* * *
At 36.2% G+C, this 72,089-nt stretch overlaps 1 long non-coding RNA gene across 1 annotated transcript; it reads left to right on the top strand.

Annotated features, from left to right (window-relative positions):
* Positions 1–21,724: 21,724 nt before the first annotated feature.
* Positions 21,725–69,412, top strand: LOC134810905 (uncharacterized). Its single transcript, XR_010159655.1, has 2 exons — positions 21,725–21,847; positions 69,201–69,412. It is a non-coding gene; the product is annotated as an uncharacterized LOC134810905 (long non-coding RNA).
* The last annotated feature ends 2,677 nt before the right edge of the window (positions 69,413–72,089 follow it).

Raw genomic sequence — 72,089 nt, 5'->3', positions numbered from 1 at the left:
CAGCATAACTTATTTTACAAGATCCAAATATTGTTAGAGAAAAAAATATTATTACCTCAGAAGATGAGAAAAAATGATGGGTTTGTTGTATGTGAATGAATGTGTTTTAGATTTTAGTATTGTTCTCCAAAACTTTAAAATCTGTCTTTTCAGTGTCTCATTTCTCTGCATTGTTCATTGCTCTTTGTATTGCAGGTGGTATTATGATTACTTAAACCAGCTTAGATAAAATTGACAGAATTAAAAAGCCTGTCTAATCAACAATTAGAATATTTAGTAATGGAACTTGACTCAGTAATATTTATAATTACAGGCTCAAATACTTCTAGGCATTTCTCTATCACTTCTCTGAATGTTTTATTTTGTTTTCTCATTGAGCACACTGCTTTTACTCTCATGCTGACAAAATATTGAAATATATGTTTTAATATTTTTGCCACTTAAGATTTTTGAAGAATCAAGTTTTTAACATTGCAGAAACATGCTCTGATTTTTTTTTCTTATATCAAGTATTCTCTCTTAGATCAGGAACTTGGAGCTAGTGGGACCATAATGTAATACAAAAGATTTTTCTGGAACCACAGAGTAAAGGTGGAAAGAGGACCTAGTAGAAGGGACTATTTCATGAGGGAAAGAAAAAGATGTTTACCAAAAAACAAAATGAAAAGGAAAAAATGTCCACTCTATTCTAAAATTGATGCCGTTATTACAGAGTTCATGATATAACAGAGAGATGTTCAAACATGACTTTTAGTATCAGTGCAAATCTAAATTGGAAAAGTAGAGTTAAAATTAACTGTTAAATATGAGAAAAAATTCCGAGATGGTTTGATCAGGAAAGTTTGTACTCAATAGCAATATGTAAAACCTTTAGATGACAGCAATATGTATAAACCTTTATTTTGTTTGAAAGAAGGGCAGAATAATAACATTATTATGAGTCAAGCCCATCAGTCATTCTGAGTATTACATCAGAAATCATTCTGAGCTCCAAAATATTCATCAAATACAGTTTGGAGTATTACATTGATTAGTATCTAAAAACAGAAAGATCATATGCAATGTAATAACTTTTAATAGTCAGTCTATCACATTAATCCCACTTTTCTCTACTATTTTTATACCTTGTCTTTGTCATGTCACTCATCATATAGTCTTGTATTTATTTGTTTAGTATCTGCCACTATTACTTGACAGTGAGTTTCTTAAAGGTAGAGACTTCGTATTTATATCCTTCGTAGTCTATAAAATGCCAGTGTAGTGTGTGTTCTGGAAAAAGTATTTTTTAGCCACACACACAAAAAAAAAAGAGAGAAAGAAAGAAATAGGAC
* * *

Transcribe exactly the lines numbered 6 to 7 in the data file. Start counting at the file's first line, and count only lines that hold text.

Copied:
Raw genomic sequence — 72,089 nt, 5'->3', positions numbered from 1 at the left:
CAGCATAACTTATTTTACAAGATCCAAATATTGTTAGAGAAAAAAATATTATTACCTCAGAAGATGAGAAAAAATGATGGGTTTGTTGTATGTGAATGAATGTGTTTTAGATTTTAGTATTGTTCTCCAAAACTTTAAAATCTGTCTTTTCAGTGTCTCATTTCTCTGCATTGTTCATTGCTCTTTGTATTGCAGGTGGTATTATGATTACTTAAACCAGCTTAGATAAAATTGACAGAATTAAAAAGCCTGTCTAATCAACAATTAGAATATTTAGTAATGGAACTTGACTCAGTAATATTTATAATTACAGGCTCAAATACTTCTAGGCATTTCTCTATCACTTCTCTGAATGTTTTATTTTGTTTTCTCATTGAGCACACTGCTTTTACTCTCATGCTGACAAAATATTGAAATATATGTTTTAATATTTTTGCCACTTAAGATTTTTGAAGAATCAAGTTTTTAACATTGCAGAAACATGCTCTGATTTTTTTTTCTTATATCAAGTATTCTCTCTTAGATCAGGAACTTGGAGCTAGTGGGACCATAATGTAATACAAAAGATTTTTCTGGAACCACAGAGTAAAGGTGGAAAGAGGACCTAGTAGAAGGGACTATTTCATGAGGGAAAGAAAAAGATGTTTACCAAAAAACAAAATGAAAAGGAAAAAATGTCCACTCTATTCTAAAATTGATGCCGTTATTACAGAGTTCATGATATAACAGAGAGATGTTCAAACATGACTTTTAGTATCAGTGCAAATCTAAATTGGAAAAGTAGAGTTAAAATTAACTGTTAAATATGAGAAAAAATTCCGAGATGGTTTGATCAGGAAAGTTTGTACTCAATAGCAATATGTAAAACCTTTAGATGACAGCAATATGTATAAACCTTTATTTTGTTTGAAAGAAGGGCAGAATAATAACATTATTATGAGTCAAGCCCATCAGTCATTCTGAGTATTACATCAGAAATCATTCTGAGCTCCAAAATATTCATCAAATACAGTTTGGAGTATTACATTGATTAGTATCTAAAAACAGAAAGATCATATGCAATGTAATAACTTTTAATAGTCAGTCTATCACATTAATCCCACTTTTCTCTACTATTTTTATACCTTGTCTTTGTCATGTCACTCATCATATAGTCTTGTATTTATTTGTTTAGTATCTGCCACTATTACTTGACAGTGAGTTTCTTAAAGGTAGAGACTTCGTATTTATATCCTTCGTAGTCTATAAAATGCCAGTGTAGTGTGTGTTCTGGAAAAAGTATTTTTTAGCCACACACACAAAAAAAAAAGAGAGAAAGAAAGAAATAGGAC